State Moves to Block ‘High-Cost’ Capital Appreciation Bonds

State Moves to Block ‘High-Cost’ Capital Appreciation Bonds

Photo by Sam Hodgson

Ben Hueso

 

State Treasurer Bill Lockyer and State Schools Superintendent Tom Torlakson asked California school districts and county education offices Thursday to impose a moratorium on issuing capital appreciation bonds. In a letter, they asked school officials to wait until lawmakers pass legislation tightening up the rules on school district borrowing.

Capital appreciation bonds, or CABs as they have become known, have become highly controversial since a Voice of San Diego story outlined a deal at the Poway Unified School District, where taxpayers will eventually pay almost $1 billion to pay off a loan of $126 million.

Dozens of districts across California have issued the bonds, which often don’t require repayment for decades and allow districts to push the cost of borrowing onto future generations. The Los Angeles Times calculated that districts across the state owe more than $16.3 billion in the loans.

Here’s a snippet from the letter that went out to districts today:

In too many cases, CAB deals have forced taxpayers to pay more than 10 times the principal to retire the bonds. Also, the transactions have been structured with 40-year terms that delay interest and principal payments for decades, resulting in huge balloon payments and burdens on future taxpayers that cannot be justified. Too frequently, board members and the public have not been fully informed about the costs and risks associated with CABs. In some cases, board membershave reported they were not even aware they approved the sale of CABs.

The letter doesn’t define “high cost” bonds. As we’ve described, there are big differences between CABs with 25-year terms and those with longer terms. The letter hints that bonds with terms of longer than 25 years are at issue here.

Local state Assemblyman Ben Hueso has pledged to introduce legislation shortly on school bond borrowing.

Hueso’s spokeswoman, Paola Avila, said Thursday the legislation should be introduced in a week or so.

“We’re still working on the language,” Avila said.

The letter notes that “remedial legislation is needed to prevent abuses and ensure that both school board members and the public obtain timely, accurate, complete, and clear information about the costs of CABs, and alternatives, before CABs are issued.”

You can read Lockyer and Torlakson’s letter in full here.

Will Carless is an investigative reporter at Voice of San Diego currently focused on local education. You can reach him at will.carless@voiceofsandiego.org or 619.550.5670.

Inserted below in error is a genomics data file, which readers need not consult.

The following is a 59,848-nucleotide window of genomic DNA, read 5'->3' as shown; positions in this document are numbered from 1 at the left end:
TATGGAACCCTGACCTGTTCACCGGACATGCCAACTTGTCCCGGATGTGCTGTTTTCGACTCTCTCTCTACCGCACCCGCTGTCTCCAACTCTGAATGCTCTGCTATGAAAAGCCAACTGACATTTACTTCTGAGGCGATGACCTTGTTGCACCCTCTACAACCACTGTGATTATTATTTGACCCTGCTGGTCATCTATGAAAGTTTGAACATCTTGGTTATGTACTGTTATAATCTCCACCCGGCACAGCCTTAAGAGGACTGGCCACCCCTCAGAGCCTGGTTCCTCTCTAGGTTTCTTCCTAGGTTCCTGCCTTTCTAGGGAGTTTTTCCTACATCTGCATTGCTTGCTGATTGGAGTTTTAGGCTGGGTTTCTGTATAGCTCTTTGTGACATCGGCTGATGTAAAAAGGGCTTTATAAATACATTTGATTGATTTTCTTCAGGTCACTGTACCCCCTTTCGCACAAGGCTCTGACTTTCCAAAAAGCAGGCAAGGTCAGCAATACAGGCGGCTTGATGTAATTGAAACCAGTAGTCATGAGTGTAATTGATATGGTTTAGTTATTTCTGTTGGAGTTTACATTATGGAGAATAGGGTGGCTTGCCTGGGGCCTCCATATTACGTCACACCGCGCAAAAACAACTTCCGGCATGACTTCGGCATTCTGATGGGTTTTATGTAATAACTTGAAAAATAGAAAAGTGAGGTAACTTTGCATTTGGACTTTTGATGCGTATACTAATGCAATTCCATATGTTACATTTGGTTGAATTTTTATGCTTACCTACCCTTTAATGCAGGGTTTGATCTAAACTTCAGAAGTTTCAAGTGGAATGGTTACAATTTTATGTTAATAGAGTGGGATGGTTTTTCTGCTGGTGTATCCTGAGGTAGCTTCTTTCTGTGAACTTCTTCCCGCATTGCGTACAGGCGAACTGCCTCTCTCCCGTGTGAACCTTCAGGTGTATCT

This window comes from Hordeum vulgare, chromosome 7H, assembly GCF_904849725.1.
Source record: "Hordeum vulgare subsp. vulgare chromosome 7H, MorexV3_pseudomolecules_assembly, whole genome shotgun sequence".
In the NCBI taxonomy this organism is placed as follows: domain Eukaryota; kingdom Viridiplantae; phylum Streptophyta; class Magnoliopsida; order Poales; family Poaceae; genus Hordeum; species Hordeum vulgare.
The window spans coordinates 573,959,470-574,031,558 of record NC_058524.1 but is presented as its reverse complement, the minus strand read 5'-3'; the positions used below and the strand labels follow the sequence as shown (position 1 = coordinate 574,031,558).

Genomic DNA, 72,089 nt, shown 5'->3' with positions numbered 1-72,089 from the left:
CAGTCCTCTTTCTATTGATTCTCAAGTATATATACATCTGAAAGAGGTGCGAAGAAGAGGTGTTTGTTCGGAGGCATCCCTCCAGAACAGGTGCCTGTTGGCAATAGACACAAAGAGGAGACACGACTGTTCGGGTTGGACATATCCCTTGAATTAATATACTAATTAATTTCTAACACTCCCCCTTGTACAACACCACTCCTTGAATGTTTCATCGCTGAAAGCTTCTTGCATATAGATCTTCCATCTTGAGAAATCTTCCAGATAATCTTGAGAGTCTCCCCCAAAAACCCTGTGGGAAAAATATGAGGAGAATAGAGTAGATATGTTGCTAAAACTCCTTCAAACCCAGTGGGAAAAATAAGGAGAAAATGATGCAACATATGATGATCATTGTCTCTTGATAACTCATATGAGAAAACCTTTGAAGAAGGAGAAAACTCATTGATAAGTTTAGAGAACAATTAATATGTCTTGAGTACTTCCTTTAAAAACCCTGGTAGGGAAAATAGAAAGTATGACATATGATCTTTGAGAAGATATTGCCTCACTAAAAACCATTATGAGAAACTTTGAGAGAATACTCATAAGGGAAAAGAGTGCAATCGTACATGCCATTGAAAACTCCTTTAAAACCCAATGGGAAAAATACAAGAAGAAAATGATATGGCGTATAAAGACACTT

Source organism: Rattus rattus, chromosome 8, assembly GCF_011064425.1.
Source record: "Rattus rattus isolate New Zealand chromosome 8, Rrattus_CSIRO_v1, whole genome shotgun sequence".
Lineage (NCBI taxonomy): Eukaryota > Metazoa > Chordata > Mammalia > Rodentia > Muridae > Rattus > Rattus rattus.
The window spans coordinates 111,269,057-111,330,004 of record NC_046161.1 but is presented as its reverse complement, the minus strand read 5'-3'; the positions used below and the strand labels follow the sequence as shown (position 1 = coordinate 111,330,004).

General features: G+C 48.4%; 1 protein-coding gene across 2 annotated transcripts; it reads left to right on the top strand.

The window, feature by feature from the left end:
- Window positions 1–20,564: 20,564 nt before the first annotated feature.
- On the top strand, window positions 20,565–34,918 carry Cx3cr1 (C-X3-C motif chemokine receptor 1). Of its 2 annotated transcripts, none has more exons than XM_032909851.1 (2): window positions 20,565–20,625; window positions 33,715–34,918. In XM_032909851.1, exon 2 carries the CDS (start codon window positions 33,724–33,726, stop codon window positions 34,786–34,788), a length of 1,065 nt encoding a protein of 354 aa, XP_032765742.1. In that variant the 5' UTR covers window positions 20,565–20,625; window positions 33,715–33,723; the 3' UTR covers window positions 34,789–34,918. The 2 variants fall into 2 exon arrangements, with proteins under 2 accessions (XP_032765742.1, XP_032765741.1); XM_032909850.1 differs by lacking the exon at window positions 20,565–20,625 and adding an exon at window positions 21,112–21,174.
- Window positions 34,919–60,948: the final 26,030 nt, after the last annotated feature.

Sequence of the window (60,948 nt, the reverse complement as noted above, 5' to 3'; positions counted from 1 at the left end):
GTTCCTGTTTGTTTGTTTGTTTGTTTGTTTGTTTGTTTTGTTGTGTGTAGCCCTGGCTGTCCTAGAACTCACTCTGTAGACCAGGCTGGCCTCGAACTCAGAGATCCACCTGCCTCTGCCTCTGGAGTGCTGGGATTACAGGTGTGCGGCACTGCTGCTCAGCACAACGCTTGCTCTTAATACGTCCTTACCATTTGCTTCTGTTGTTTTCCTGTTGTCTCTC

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Will Carless

Will Carless

Will Carless is the former head of investigations at Voice of San Diego. He currently lives in Montevideo, Uruguay, where he is a freelance foreign correspondent and occasional contributor to VOSD. You can reach him at will.carless.work@gmail.com.

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6 comments
Jerry Hall
Jerry Hall subscriber

It seems what would be most interesting is tracing the source of these funding vehicles. What firms are promoting them, what firms are backing them. There must be a limited number of companies and representatives that would stoop this low to promote these products. Odd, we put our Fed banking systems in place to harness the rampant corruption and collapse of myriad of banks in the beginning of the 20th century and now we're faced with a >significantly< reduced banking and financial-services provider pool - that are ultimately going to bring us more and more disastrous products like this. Who's watching the industry? Shouldn't it be much easier now that we have so few major institutions? .

DataJuncture
DataJuncture

It seems what would be most interesting is tracing the source of these funding vehicles. What firms are promoting them, what firms are backing them. There must be a limited number of companies and representatives that would stoop this low to promote these products. Odd, we put our Fed banking systems in place to harness the rampant corruption and collapse of myriad of banks in the beginning of the 20th century and now we're faced with a >significantly< reduced banking and financial-services provider pool - that are ultimately going to bring us more and more disastrous products like this. Who's watching the industry? Shouldn't it be much easier now that we have so few major institutions? .

Mark Giffin
Mark Giffin subscribermember

Hope if that occurs its reported. SDUSD again proves it is untrustworthy.

mgland
mgland

Hope if that occurs its reported. SDUSD again proves it is untrustworthy.

Mark Giffin
Mark Giffin subscribermember

It was a form of Child Abuse.

mgland
mgland

It was a form of Child Abuse.